(NaturalNews) The US healthcare system is a mess, as both health insurance and medical treatment costs continue to soar exponentially year after year. But one way some companies are helping to address this dire situation is to begin penalizing workers that represent the biggest drain on the system (smokers and the obese) with higher healthcare premiums.
Reuters reports that Veridian Credit Union, a Waterloo, Iowa-based company, recently unveiled a new wellness and screening program aimed at helping those in high-risk health categories to get healthier. But part of the plan includes charging smokers and obese employees higher healthcare premiums beginning in 2013, which some allege is unfair and an intrusive breach of personal privacy.
But the truth of the matter is that many who smoke or are obese are fully capable of changing their lifestyles and lessening their burden on the healthcare system. Many simply choose not to. So to help motivate these individuals, many large and mid-sized companies are rolling out healthcare penalty programs for people who make no effort to improve their lifestyle.
It is important to remember that this is not the federal government that is implementing these changes. Private companies, which are having to absorb escalating healthcare costs because their employees continue to get larger and more sickly, are simply attempting to encourage their employees to take personal responsibility for their health, or else pay the price.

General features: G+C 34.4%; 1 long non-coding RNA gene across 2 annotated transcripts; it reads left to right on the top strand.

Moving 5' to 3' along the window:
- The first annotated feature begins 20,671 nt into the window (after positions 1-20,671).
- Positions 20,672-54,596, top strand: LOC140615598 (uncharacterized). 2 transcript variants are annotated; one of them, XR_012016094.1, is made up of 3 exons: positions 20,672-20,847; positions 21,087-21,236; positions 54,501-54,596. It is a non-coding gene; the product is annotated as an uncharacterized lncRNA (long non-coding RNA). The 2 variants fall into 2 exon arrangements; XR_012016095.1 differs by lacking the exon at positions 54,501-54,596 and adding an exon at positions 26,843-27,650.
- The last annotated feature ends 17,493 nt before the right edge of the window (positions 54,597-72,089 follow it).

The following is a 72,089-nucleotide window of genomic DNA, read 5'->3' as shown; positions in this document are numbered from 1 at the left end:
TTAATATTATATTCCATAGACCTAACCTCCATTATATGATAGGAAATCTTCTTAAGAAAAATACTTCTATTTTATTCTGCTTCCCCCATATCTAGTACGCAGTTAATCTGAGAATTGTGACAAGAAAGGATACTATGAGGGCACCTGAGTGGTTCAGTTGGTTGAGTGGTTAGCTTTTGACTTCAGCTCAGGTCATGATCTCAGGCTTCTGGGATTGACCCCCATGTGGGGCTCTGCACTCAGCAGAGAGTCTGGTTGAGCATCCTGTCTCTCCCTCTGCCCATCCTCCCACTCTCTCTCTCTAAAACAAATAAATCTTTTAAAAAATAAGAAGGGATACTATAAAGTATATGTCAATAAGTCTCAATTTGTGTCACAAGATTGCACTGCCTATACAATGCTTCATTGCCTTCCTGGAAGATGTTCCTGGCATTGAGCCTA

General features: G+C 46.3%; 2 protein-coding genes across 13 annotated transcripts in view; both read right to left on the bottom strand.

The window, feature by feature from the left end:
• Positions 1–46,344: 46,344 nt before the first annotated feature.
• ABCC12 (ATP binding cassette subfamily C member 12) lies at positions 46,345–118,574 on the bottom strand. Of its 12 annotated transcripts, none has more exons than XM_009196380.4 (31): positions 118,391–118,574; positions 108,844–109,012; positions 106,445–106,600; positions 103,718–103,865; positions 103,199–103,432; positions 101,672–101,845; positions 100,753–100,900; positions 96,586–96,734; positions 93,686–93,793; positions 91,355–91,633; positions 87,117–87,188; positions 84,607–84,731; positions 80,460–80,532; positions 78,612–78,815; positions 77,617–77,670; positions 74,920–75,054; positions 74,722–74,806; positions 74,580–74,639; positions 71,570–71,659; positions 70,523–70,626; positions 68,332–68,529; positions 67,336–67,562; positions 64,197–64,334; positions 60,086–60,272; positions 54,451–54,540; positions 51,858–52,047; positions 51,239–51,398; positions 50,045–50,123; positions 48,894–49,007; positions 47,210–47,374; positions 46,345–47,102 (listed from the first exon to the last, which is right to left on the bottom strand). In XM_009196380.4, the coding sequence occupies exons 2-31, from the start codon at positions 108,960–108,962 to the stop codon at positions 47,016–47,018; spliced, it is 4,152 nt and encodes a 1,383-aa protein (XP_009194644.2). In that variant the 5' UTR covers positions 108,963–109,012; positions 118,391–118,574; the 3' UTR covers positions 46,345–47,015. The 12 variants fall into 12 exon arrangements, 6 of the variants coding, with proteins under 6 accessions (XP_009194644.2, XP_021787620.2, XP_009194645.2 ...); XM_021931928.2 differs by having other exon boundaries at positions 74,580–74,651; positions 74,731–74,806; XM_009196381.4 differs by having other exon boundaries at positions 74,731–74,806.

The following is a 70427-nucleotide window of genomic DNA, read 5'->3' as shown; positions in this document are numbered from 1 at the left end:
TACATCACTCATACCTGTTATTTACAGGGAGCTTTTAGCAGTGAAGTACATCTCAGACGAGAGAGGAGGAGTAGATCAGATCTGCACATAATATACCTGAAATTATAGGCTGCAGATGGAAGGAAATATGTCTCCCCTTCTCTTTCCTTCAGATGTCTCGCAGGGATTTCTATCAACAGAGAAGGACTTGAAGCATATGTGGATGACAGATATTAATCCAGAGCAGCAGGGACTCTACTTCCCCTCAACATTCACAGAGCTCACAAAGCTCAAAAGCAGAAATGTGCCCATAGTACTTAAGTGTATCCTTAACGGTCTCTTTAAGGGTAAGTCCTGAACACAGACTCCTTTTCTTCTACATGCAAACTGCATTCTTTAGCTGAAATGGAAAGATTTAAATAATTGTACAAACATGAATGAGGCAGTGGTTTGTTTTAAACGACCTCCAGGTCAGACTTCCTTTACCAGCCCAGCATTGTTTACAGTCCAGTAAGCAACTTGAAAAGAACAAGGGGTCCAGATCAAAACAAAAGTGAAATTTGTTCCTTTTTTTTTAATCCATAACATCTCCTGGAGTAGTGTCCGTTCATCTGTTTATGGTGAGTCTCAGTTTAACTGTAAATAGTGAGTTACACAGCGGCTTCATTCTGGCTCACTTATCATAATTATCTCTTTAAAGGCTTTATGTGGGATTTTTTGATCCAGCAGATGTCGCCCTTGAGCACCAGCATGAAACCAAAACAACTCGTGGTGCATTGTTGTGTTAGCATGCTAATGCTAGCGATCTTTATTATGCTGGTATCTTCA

"Nothing else has worked to control health
trends," says LuAnn Heinen, vice president of the National Business Group on Health, a group that represents large employers on healthcare and health benefits issues. "A financial incentive reduces that procrastination."
Most of the companies
that are implementing the changes are also offering free treatment programs to their employees to address their health issues. Obese employees, for instance, often have access to free weight loss programs, while smokers are given the opportunity to attend free cessation classes. Some companies are even awarding employees who participate in health and wellness programs with cash prizes as an added bonus.
In 2009, only eight percent of large- and mid-sized companies had healthcare
incentive and penalty programs such as these. Today, nearly 40 percent of such companies have these programs, and that percentage is expected to rise significantly into 2012.Sources for this article include:http://www.reuters.com/article/2011/10/30/us...